• the purpose and character of the use, including whether such use is of a commercial nature or is for nonprofit educational purposes;

    • the nature of the copyrighted work;

    • the amount and substantiality of the portion used in relation to the copyrighted work as a whole, and

    • the effect of the use upon the potential market for or value of the copyrighted work.

    Although all of these factors will be considered, the last factor is the most important in determining whether a particular use is "fair." Where a work is available for purchase or license from the copyright owner in the medium or format desired, copying of all or a significant portion of the work in lieu of purchasing or licensing a sufficient number of "authorized" copies would be presumptively unfair. Where only a small portion of a work is to be copied and the work would not be used if purchase or licensing of a sufficient number of authorized copies were required, the intended use is more likely to be found to be fair.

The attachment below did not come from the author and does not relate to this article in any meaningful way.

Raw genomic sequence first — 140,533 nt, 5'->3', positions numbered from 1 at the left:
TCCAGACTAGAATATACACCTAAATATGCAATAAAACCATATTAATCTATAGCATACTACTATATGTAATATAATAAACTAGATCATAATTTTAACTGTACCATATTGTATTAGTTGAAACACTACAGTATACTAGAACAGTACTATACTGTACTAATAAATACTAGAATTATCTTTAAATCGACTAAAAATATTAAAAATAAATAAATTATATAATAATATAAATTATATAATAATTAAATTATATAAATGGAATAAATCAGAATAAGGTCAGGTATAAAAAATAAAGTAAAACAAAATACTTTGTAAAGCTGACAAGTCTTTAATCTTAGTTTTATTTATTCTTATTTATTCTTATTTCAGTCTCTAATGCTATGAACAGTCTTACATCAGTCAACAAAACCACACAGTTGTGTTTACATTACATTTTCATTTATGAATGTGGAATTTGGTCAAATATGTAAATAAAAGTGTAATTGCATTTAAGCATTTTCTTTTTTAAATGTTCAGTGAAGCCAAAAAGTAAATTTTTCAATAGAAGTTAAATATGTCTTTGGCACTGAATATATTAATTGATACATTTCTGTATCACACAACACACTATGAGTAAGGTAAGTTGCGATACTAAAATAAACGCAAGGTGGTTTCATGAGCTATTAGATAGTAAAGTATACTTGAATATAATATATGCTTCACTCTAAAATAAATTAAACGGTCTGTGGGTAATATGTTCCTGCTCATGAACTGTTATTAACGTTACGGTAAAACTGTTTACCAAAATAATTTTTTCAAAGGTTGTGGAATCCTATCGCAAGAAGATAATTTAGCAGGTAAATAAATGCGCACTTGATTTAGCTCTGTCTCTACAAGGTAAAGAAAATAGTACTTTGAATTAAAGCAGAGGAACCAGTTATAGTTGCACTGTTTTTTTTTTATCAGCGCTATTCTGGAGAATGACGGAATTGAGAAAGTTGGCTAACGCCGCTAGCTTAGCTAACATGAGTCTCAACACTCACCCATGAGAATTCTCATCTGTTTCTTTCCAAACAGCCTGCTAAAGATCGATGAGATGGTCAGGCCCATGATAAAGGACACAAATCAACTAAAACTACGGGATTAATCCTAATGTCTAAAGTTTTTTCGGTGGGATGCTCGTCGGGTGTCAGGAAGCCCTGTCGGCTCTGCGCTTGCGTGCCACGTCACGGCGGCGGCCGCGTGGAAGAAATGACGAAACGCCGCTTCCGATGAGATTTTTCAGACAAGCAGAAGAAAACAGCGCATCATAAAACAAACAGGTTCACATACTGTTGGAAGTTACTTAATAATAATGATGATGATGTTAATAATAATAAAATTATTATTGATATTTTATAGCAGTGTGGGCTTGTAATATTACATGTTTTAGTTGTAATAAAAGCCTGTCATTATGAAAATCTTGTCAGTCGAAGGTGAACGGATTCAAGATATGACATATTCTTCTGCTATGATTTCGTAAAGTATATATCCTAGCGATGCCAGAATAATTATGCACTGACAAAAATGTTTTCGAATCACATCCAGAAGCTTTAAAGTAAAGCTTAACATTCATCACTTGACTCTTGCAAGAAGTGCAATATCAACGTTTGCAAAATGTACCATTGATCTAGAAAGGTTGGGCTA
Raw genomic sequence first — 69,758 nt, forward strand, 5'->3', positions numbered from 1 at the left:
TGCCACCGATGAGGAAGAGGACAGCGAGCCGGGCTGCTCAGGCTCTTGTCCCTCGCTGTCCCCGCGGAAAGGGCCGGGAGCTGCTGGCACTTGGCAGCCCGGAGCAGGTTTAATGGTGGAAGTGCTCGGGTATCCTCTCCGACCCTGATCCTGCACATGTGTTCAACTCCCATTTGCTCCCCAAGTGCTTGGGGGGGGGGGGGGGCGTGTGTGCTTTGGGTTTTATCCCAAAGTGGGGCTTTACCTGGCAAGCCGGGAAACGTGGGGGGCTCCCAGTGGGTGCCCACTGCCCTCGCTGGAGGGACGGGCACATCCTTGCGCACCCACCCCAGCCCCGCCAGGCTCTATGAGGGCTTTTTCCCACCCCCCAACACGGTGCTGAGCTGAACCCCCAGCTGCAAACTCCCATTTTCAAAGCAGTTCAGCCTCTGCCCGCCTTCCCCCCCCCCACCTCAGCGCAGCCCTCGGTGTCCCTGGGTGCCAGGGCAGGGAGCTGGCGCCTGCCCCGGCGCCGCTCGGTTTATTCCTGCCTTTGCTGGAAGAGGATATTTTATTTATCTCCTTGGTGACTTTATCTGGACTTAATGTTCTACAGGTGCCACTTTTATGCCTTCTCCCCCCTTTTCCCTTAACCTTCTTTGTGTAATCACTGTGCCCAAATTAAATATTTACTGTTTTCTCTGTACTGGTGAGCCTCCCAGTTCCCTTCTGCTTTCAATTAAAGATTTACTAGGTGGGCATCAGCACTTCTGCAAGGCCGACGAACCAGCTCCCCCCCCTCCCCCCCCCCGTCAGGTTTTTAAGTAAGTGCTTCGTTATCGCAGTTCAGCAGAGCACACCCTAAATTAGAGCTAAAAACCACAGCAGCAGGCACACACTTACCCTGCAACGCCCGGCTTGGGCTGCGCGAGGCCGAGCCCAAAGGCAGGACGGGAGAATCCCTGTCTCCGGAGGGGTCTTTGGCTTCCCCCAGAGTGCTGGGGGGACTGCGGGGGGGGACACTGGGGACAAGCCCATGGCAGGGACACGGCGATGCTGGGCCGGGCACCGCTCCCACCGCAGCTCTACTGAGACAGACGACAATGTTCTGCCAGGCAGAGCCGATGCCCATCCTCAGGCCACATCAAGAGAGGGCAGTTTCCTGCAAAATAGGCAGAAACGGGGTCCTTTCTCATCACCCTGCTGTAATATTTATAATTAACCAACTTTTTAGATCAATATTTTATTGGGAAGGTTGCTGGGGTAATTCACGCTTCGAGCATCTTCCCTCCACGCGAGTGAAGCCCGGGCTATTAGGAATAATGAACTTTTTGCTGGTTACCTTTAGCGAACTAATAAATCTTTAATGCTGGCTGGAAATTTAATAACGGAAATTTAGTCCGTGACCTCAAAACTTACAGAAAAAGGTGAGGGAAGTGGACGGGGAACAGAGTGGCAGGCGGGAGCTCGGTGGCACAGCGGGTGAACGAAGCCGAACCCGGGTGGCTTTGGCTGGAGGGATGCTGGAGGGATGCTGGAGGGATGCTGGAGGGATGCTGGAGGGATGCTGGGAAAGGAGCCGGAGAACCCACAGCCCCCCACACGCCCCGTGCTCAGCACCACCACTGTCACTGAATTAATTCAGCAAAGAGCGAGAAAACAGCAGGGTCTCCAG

A federal appeals court recently decided an important copyright fair use case involving coursepacks. In Princeton University Press, et.al. v. Michigan Document Services, the U.S. Court of Appeals for the Sixth Circuit concluded that the copying of excerpts from books and other publications by a commercial copy service without the payment of fees to the copyright holders to create coursepacks for university students was not fair use. The size of the offending excerpts varied from 30 percent to as little as 5 percent of the original publications. Although the opinion in this case is not binding in California, it is consistent with prior cases from other courts, and there is a reasonable likelihood that the California federal courts would reach a similar conclusion on similar facts.